Out of a job: 9 things to know for September 14
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Out of a job: 9 things to know for September 14

PM flack Keyes takes leave, but pressure is still on after a report Jerusalem was warned about him; and a police chief who sparred with Netanyahu is remembered for his mistakes

David Keyes, right, with Prime Minister Benjamin Netanyahu in Jerusalem on May 7, 2017. (AP/Oded Balilty, Pool)
David Keyes, right, with Prime Minister Benjamin Netanyahu in Jerusalem on May 7, 2017. (AP/Oded Balilty, Pool)

1. New allegation: David Keyes, Prime Minister Benjamin Netanyahu’s foreign media spokesperson, announced he was taking a leave of absence Thursday to “clear his name,” a day after ToI’s Raphael Ahren published an expose on 12 women who made sexual misconduct and even assault claims against him. But it may have been what was coming next that prompted the announcement.

  • Keyes’ statement came only a couple of hours after ToI contacted him to comment on claims of sexual misconduct from when he was already in the Prime Minister’s Office, unlike the other allegations which dated back to his time in New York before taking the job with Netanyahu. It’s unclear, though, if that is what precipitated the move.
  • According to reports, Netanyahu spoke to Keyes before he announced his leave. It’s not known what was said, but Channel 10 reports that Netanyahu did not speak to him about values or the wrongness of his actions.
  • Hadashot TV news reports that Keyes understood after the conversation that he needed to step back.
  • Keyes said only he is “taking time off” but that’s widely understood to mean he’s likely leaving the post permanently.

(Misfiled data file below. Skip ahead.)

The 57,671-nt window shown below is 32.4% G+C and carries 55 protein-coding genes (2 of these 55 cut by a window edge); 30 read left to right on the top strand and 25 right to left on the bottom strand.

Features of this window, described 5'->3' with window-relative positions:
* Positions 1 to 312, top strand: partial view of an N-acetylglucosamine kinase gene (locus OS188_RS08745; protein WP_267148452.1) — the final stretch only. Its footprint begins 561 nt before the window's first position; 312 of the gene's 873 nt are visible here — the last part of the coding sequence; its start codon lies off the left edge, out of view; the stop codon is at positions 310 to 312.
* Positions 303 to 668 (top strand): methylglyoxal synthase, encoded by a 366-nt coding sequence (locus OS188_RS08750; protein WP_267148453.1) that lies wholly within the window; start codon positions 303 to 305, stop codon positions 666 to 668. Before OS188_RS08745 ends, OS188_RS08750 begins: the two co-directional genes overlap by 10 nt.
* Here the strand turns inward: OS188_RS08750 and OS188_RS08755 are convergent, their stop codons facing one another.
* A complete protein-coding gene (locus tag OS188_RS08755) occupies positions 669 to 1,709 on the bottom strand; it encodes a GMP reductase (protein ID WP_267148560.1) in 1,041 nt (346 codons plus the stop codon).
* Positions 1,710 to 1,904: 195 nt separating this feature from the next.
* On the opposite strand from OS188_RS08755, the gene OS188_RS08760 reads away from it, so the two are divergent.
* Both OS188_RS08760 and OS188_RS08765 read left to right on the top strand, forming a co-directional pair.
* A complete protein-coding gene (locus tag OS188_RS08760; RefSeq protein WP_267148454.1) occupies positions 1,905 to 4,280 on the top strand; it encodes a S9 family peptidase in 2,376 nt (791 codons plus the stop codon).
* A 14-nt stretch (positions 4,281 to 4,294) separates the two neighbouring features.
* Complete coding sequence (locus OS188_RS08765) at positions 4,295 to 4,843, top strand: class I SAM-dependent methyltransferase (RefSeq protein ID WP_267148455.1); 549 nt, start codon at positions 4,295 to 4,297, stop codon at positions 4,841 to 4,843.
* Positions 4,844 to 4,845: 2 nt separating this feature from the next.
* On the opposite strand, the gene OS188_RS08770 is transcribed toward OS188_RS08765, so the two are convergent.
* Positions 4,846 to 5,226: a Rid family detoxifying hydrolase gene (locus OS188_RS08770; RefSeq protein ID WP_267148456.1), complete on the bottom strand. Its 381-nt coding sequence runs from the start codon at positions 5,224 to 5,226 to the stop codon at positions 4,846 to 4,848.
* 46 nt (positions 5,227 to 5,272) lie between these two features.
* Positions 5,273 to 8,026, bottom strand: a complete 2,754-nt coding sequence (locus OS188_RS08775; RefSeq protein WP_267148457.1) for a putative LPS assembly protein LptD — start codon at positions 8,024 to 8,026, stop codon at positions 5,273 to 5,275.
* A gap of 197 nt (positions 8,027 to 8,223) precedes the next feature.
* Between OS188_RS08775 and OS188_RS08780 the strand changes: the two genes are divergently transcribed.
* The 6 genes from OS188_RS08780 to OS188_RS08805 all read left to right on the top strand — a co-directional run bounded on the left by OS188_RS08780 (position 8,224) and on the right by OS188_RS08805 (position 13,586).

• According to Hadashot, unlike other people in the PM’s office accused of sex crimes who Netanyahu tried to keep around, Keyes wasn’t worth the hassle.

2. Unheeded warning: It may be too little too late for the PM’s office, though, after a New York Times report Friday morning that former Wall Street Journal editor (and current Times columnist) Bret Stephens warned Israeli ambassador and Netanyahu confidant Ron Dermer against hiring Keyes, but was apparently ignored.

  • Why it’s such a problem is that it means people close to Netanyahu can no longer claim they simply did not know about the claims against Keyes, which would have already looked specious given the fact that his reputation was pretty well-known.
  • The PMO has been almost totally silent about the affair, but when Julia Salazar’s accusation first came out in 2016, it pointed out to journalists that Keyes had been vetted and passed a polygraph test.
  • (Despite most of the world dismissing polygraphs as quack science, in Israel it’s still widely used by employers, including the government and police, and is considered reliable.)
  • According to the New York Times report, Stephens practically banned Keyes from the Wall Street Journal’s offices, which he frequented to mingle with conservative columnists, and to proposition women.
  • “Stephens… said he gave Mr. Keyes a dressing-down, calling him a ‘disgrace to men’ and ‘a disgrace as a Jew,’ and barred him from the office without an appointment,” the Gray Lady reports.

3. A troubling pattern: The Stephens revelation is already making waves, with at least one lawmaker saying Netanyahu needs to answer for his hiring of Keyes.

  • “Netanyahu knew about this too? Another affair and another affair. In the rest of the world, sexual harassment is dealt with seriously and harassers end their careers in shame,” Zionist Union MK Stav Shaffir writes on Twitter. “But as usual in Netanyahu’s office, for Netanyahu, everything is allowed.”